Like Spotify, Tidal boasts a library of more than 70 million tracks, though the same is also true of specific artists occasionally withdrawing their music from the service (or never arriving at all). As with all four platforms, it’s worth checking beforehand whether your favourite music-maker is available to stream on your chosen service.
One particular benefit to Tidal, though, is its collection of video content. It has a section dedicated to videos – more than 250,000, apparently – which includes full-length concerts and classic music videos.
Naturally, the biggest differentiator between the four titans of music streaming is their ability (or inability) to stream high-res audio.
With the upgrade to Apple Music, Apple gives subscribers the opportunity to stream its entire library of tracks in lossless audio, a format which better preserves the integrity of original audio files.
The platform’s new lossless format starts at CD quality, which is 16 bit at 44.1 kHz, and goes all the way up to 24 bit at 192 kHz, depending on the selection of the user. In layman’s terms, that means every song on Apple Music is getting the studio treatment.
As well as lossless audio, though, Apple's service includes Spatial Audio with support for Dolby Atmos – technology which aims to mimic surround sound. By default, the service will automatically play Dolby Atmos tracks on all AirPods and Beats headphones with an H1 or W1 chip, as well as the built-in speakers in the latest versions of iPhone, iPad, and Mac.
Like Apple, Amazon Music HD benefits from a similar library-wide audio upgrade, with all tracks available to stream in CD quality. In addition to lossless and Dolby Atmos enhancements, customers will also be able to stream more than 7 million songs in Ultra HD (which Amazon says is better than CD quality), with a depth of 24 bits and a sample rate of up to 192 kHz – that’s the same as the highest resolution available with Apple Music, though Amazon’s hi-res library is far more limited.
With Spotify yet to launch its equivalent HiFi service, then, the audio quality offered by Spotify Premium is expectedly less impressive. Subscribers can choose between five sound quality levels: automatic (which changes quality based on your network connection), low, normal, high, and very high.
At the low setting, music streams at 24kbps. At the normal setting – which is enabled by default, and likely what most users are exposed to – that figure increases to 96kbps. Switch to the high-quality setting and the bit-rate bumps up to 160kbps, while the very high setting uses 320kbps, which is the closest to lossless streaming as you’ll get with the platform right now.
That’s not to say audio quality on Spotify is bad – it more than competes with the standard variant of Tidal, for example – but you won’t be exposed to the same CD-level sound as you’ll find on Tidal Hi-Fi, and now Apple Music and Amazon Music HD.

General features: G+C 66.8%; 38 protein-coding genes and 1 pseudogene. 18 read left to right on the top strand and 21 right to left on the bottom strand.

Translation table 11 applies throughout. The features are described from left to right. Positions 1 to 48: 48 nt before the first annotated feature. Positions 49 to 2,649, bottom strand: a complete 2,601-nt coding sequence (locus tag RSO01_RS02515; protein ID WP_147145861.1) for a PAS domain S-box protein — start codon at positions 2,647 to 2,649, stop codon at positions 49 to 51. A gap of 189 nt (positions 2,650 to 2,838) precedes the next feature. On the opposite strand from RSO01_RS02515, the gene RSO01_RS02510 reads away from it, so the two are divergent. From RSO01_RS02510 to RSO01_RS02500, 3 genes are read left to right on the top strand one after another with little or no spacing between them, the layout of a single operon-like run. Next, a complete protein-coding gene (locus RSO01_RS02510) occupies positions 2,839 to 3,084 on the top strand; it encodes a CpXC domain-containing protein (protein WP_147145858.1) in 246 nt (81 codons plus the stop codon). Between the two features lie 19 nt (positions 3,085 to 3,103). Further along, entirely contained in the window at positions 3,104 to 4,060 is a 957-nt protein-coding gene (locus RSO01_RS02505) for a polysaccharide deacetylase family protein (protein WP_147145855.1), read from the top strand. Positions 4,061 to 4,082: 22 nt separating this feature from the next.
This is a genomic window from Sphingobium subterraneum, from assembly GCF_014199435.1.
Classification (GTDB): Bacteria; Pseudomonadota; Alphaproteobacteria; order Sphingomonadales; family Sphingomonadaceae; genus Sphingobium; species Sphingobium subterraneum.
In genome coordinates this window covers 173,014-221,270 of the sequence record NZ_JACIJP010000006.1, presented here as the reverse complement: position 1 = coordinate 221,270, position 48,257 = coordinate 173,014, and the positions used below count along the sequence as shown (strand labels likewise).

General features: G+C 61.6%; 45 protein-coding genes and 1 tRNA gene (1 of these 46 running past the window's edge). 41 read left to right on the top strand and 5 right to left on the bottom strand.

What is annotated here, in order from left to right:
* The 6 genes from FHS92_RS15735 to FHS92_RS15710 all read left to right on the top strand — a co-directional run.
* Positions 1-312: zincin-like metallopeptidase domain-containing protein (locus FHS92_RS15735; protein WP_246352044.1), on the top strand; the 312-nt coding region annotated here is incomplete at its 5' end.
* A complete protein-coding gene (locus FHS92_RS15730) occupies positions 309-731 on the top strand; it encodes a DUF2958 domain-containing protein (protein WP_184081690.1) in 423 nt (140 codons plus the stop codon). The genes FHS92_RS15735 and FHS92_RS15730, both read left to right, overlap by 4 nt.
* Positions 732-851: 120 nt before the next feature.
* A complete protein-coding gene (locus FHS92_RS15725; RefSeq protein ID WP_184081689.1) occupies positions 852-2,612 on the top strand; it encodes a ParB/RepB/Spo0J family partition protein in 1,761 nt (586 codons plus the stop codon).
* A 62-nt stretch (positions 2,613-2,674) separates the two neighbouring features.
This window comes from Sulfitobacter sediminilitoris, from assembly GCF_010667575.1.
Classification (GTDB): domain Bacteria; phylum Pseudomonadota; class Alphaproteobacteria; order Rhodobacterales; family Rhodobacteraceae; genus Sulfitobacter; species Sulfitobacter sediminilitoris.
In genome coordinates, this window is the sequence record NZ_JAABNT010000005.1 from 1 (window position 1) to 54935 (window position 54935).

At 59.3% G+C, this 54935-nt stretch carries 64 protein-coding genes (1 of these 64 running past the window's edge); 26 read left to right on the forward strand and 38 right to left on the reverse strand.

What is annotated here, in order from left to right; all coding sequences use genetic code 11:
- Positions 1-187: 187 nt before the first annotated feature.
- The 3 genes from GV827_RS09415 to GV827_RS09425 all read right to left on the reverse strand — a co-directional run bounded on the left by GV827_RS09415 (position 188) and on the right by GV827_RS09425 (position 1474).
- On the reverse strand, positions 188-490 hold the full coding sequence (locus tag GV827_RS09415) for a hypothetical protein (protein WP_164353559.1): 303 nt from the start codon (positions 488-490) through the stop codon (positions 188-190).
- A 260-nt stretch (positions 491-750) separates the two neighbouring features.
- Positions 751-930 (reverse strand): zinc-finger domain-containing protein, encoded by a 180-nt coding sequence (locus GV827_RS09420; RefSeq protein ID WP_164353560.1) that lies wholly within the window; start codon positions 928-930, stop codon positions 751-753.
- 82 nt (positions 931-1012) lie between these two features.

For comparison, Tidal Hi-Fi offers nearly four times the data per song as the highest setting available on Spotify. The service streams at 1411kbps and uses FLAC format, which doesn’t strip back aspects of original recordings which might otherwise be lost by MP3’s tendency to compress files.
For a more in-depth look at what makes hi-res audio so much better than MP3, check out our guide, but perhaps the best way to describe the difference is the comparison between standard definition (SD) and high definition (HD) displays. Before the arrival of the latter, most TV-watchers were satisfied with the quality the picture offered by SD – and then HD came along to prove what the technology was capable of.
The same is true of high-res audio. For those not in-the-know when it comes to sound quality, the MP3 audio offered by the likes of Spotify’s standard subscription might seem competent enough – it’s only when you directly compare it with CD-quality sound that MP3 comes up short.
With the arrival of lossless and Dolby-enhanced audio on Apple Music and Amazon Music alongside Tidal Hi-Fi – not to mention the impending arrival of Spotify Hi-Fi – high-res music listening is primed to become more widespread than ever.
So, which is best?
As of February 2022, both Apple Music and Amazon Music will hands-down offer the best value for money when it comes to high-quality music streaming.
For no extra cost, subscribers to either platform will be able to enjoy high-res audio quality similar to that which is currently offered by Tidal Hi-Fi at double the price.
For most, Spotify’s premium plan will still offer a good value service and access to a huge library of songs, but if you’re after superior audio quality without breaking the bank, it’s hard to look past Apple Music and Amazon Music as the kings of the music streamers – for now, at least.
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Axel is a London-based Senior Staff Writer at TechRadar, reporting on everything from the latest Apple developments to newest movies as part of the site's daily news output. Having previously written for publications including Esquire and FourFourTwo, Axel is well-versed in the applications of technology beyond the desktop, and his coverage extends from general reporting and analysis to in-depth interviews and opinion.
Axel studied for a degree in English Literature at the University of Warwick before joining TechRadar in 2020, where he then earned an NCTJ qualification as part of the company’s inaugural digital training scheme.